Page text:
Author Archives: William Griffith

A Handsome Flogging: 244th Anniversary of the Battle of Monmouth Revelry

Join ERW historians on our Facebook page this Sunday night at 7 p.m. as we discuss the Battle of Monmouth, which took place on June 28, 1778. In preparation for our trip to Monmouth Battlefield State Park next week, and … Continue reading

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Lt. Col. John Laurens’ Post-Monmouth Letter

Lieutenant Colonel John Laurens of South Carolina had served as part of George Washington’s military family since early August 1777. Just 23-years-old during the summer of 1778, Laurens had established himself as one of Washington’s most trusted aides, as well … Continue reading

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Rev War Revelry: The Battle of Quebec, 1775

This Sunday, February 6, at 7 p.m., join ERW historians and guests as we discuss General Richard Montgomery and Colonel Benedict Arnold’s epic campaigns through the north to capture Quebec and claim Canada as the 14th colony. This event is … Continue reading

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A Glimpse into the Mind of a French and Indian War Soldier: Lt. Col. Nathan Whiting, 2nd Connecticut Regiment, 1755

One of the most difficult tasks when researching the French and Indian War is uncovering primary sources that can answer the age-old question in military history: Why did men fight? What were their motives for answering the call and sustaining … Continue reading

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“This Sudden Expedition”: The Capture of Fort Ticonderoga – 246 Years Later

On this date in 1775, an early victory was secured for the American cause along the western shore of Lake Champlain in New York. Led by Colonel Benedict Arnold and Ethan Allen, over eighty men surprised and overwhelmed Fort Ticonderoga’s … Continue reading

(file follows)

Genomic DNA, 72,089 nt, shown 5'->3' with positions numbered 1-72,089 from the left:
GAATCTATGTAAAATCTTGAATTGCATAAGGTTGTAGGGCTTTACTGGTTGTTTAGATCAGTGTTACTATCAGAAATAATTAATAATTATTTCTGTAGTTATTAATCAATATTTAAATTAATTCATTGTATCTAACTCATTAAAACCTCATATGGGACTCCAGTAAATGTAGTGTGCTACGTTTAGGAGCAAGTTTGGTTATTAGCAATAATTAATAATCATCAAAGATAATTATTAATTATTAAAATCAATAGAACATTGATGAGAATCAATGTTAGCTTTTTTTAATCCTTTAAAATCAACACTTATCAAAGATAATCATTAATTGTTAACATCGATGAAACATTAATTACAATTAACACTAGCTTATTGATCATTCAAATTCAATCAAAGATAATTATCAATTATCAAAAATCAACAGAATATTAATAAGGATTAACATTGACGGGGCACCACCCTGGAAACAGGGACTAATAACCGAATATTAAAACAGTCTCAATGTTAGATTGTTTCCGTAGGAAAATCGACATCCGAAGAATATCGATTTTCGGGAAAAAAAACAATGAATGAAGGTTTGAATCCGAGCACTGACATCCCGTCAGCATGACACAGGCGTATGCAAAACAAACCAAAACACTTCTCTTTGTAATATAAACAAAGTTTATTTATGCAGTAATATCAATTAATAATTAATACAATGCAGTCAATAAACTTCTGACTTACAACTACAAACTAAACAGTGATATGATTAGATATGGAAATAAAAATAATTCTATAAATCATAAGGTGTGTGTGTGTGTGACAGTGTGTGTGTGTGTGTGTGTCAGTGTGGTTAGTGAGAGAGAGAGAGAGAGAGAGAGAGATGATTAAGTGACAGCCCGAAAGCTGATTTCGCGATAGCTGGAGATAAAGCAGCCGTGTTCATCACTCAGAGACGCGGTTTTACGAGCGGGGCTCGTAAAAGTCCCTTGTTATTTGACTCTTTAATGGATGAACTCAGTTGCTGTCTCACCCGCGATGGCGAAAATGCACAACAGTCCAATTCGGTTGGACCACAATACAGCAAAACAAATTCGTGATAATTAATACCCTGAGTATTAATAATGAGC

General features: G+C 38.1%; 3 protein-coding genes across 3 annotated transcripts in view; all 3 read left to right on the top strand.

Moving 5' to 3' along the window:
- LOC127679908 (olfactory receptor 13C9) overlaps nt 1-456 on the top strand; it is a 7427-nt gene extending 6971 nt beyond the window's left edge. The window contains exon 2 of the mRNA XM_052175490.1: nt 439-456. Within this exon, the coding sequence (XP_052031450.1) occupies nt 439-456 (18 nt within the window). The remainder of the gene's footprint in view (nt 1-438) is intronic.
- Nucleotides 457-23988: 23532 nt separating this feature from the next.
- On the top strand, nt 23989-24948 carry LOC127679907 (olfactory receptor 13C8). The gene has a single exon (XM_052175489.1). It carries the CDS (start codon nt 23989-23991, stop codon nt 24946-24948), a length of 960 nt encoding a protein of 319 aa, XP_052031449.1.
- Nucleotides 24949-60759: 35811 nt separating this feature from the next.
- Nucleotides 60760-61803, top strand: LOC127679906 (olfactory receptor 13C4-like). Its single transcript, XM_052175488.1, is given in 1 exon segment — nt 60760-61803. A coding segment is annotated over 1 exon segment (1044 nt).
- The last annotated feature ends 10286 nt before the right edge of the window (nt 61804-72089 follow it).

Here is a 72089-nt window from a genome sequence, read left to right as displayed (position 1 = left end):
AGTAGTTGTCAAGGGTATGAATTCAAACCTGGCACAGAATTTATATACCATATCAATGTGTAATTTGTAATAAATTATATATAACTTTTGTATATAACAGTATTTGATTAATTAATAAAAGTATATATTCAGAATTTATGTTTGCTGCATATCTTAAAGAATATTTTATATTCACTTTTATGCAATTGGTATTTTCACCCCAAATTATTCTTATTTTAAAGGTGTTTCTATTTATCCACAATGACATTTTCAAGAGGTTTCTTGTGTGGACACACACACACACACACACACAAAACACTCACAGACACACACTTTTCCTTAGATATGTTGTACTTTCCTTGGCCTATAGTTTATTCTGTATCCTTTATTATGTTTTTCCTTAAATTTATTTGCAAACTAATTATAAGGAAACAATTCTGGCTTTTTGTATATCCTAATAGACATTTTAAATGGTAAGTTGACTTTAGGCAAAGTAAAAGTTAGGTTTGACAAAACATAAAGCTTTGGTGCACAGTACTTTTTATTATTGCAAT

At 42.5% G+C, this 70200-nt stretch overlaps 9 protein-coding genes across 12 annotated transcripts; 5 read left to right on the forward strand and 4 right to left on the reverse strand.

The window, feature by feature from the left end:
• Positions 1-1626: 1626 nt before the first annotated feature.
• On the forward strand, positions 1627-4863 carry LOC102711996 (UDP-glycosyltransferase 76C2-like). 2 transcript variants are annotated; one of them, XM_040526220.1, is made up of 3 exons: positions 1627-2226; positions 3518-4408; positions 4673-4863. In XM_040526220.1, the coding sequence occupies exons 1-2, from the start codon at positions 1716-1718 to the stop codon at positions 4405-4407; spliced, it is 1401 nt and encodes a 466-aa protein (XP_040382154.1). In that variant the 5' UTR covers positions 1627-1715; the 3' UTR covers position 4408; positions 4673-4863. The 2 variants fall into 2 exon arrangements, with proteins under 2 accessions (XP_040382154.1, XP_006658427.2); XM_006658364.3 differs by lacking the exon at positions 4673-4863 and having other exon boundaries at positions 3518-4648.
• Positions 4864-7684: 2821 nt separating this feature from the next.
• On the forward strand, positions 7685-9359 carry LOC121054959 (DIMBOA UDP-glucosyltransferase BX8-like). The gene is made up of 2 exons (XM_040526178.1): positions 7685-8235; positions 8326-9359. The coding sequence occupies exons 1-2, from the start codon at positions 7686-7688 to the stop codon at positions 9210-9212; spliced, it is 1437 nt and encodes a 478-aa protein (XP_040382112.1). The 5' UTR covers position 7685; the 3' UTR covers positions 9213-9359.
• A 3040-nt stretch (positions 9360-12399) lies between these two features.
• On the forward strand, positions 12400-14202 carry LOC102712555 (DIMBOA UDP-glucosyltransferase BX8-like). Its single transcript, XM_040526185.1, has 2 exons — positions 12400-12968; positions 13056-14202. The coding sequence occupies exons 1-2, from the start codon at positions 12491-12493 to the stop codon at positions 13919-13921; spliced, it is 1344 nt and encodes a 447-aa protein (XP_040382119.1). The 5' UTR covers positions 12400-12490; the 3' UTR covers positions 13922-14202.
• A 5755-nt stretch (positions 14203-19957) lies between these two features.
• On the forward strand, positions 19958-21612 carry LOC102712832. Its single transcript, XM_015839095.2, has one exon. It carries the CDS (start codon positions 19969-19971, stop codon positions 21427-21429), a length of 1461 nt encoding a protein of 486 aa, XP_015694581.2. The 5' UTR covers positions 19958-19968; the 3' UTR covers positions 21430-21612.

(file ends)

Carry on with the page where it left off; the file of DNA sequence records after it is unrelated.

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“They Must Expect No Mercy”: Benedict Arnold’s Mohawk Valley Proclamation, August 1777

In August 1777, a British army under the command of Lieutenant Colonel Barry St. Leger surrounded and attempted to subdue American-held Fort Stanwix in New York’s Mohawk River Valley. “It is my determined resolution,” the garrison’s commander, Peter Gansvoort told … Continue reading

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Lee’s Plight at the Widow White’s: The Capture of Major General Charles Lee, December 12–13, 1776 – 244 Years Later

December 1776 was one of the darkest months in American history. The American Revolution was on the brink of collapse. New York City had fallen, George Washington’s Continental Army was disintegrating before the country’s eyes, and the British Army under … Continue reading

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Arnold’s Treason: 240 Years Later – The Execution of Major Andre (October 2, 1780)

Over a week had passed since Major John Andre became the Continental Army’s prisoner near Tarrytown, New York, captured by three ragged militiamen who were probably more interested in robbing him than uncovering his intentions. For a time he had … Continue reading

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Arnold’s Treason: 240 Years Later – Arnold’s Escape, Peggy’s Hysteria (September 25, 1780)

Two riders rode determinedly to Benedict Arnold’s headquarters at the Robinson House across the Hudson River from West Point on the morning of September 25, 1780. The lead courier, Lt. Allen, who had initially been accompanying the captured “John Anderson,” … Continue reading

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Arnold’s Treason: 240 Years Later – The Capture of Major Andre (September 23, 1780)

Major Andre cautiously rode his horse through unfamiliar territory between American and British lines. It was a neutral zone wreathing with unforgiving bands of Cowboys and Skinners, but ground that Andre, garbed in civilian clothing, needed to cross in order … Continue reading

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